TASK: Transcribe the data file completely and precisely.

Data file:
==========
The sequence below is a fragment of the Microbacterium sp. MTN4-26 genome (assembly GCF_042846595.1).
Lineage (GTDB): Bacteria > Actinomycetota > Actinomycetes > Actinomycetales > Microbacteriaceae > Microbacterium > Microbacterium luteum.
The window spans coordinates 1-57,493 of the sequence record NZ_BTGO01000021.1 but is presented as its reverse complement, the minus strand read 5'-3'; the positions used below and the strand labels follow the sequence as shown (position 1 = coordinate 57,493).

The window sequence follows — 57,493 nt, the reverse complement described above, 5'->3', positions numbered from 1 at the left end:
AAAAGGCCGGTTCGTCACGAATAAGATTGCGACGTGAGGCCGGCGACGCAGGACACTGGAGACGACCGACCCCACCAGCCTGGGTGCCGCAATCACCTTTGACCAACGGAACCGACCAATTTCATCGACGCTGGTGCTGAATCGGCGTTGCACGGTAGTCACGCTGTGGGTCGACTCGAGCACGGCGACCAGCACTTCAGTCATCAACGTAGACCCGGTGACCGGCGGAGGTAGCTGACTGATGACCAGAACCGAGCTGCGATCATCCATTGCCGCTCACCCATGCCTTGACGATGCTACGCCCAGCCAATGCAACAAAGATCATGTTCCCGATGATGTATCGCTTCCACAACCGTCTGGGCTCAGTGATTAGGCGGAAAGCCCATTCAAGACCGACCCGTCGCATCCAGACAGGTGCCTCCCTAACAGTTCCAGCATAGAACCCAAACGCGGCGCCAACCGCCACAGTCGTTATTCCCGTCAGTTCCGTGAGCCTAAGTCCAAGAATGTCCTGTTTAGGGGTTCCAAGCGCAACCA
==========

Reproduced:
The sequence below is a fragment of the Microbacterium sp. MTN4-26 genome (assembly GCF_042846595.1).
Lineage (GTDB): Bacteria > Actinomycetota > Actinomycetes > Actinomycetales > Microbacteriaceae > Microbacterium > Microbacterium luteum.
The window spans coordinates 1-57,493 of the sequence record NZ_BTGO01000021.1 but is presented as its reverse complement, the minus strand read 5'-3'; the positions used below and the strand labels follow the sequence as shown (position 1 = coordinate 57,493).

The window sequence follows — 57,493 nt, the reverse complement described above, 5'->3', positions numbered from 1 at the left end:
AAAAGGCCGGTTCGTCACGAATAAGATTGCGACGTGAGGCCGGCGACGCAGGACACTGGAGACGACCGACCCCACCAGCCTGGGTGCCGCAATCACCTTTGACCAACGGAACCGACCAATTTCATCGACGCTGGTGCTGAATCGGCGTTGCACGGTAGTCACGCTGTGGGTCGACTCGAGCACGGCGACCAGCACTTCAGTCATCAACGTAGACCCGGTGACCGGCGGAGGTAGCTGACTGATGACCAGAACCGAGCTGCGATCATCCATTGCCGCTCACCCATGCCTTGACGATGCTACGCCCAGCCAATGCAACAAAGATCATGTTCCCGATGATGTATCGCTTCCACAACCGTCTGGGCTCAGTGATTAGGCGGAAAGCCCATTCAAGACCGACCCGTCGCATCCAGACAGGTGCCTCCCTAACAGTTCCAGCATAGAACCCAAACGCGGCGCCAACCGCCACAGTCGTTATTCCCGTCAGTTCCGTGAGCCTAAGTCCAAGAATGTCCTGTTTAGGGGTTCCAAGCGCAACCA